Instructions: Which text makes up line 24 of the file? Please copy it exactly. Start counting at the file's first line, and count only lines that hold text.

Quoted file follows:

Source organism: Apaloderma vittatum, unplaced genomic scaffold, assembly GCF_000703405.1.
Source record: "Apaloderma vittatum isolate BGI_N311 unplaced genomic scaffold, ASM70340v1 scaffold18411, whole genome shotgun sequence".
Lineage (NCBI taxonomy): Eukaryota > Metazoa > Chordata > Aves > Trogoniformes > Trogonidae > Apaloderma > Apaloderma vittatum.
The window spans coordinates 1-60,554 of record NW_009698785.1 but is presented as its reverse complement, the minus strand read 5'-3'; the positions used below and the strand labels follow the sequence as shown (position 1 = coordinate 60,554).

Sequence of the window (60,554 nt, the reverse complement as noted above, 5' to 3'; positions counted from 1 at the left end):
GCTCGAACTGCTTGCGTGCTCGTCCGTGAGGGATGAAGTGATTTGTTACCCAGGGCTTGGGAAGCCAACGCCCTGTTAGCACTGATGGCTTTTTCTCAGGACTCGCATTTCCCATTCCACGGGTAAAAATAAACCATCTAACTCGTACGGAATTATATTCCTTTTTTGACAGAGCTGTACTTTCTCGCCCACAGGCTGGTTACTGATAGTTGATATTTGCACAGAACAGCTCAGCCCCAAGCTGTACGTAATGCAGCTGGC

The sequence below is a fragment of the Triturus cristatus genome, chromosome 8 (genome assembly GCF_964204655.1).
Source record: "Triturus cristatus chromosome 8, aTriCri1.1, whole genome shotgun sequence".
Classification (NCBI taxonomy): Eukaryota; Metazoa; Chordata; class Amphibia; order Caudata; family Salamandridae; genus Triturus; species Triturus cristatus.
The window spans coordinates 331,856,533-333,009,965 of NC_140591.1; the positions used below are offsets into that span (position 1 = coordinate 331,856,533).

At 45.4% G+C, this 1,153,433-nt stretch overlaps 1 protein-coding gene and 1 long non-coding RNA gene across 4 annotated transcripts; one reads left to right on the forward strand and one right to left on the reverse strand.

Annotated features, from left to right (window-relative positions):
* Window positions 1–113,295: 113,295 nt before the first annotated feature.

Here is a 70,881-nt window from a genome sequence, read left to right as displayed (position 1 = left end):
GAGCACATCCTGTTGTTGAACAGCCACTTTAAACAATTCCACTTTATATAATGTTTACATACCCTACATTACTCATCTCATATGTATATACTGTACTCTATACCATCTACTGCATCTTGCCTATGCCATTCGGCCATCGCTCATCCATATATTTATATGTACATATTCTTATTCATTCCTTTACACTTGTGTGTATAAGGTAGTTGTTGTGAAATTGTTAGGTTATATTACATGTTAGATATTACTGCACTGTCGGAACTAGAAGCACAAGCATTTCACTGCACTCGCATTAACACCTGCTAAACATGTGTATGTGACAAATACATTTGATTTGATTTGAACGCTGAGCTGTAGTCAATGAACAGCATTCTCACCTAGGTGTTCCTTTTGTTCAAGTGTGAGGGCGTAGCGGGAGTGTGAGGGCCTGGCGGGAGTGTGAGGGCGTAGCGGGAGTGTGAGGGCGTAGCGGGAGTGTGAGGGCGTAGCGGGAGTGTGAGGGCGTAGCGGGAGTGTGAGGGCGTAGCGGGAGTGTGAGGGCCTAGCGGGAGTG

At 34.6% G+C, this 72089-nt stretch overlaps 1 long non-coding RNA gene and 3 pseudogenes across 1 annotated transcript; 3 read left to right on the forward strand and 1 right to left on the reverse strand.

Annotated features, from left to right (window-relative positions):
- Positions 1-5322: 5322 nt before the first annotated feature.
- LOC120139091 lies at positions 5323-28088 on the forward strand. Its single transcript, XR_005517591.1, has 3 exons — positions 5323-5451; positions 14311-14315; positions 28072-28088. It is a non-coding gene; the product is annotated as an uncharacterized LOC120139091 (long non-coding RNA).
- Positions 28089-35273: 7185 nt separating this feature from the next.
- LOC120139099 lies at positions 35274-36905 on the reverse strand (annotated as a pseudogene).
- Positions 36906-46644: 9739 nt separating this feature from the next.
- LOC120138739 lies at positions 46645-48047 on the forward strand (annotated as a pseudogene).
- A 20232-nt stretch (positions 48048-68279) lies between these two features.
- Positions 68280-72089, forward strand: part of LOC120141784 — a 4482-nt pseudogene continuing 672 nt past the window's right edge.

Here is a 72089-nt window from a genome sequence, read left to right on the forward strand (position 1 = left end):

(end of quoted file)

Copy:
- A 20232-nt stretch (positions 48048-68279) lies between these two features.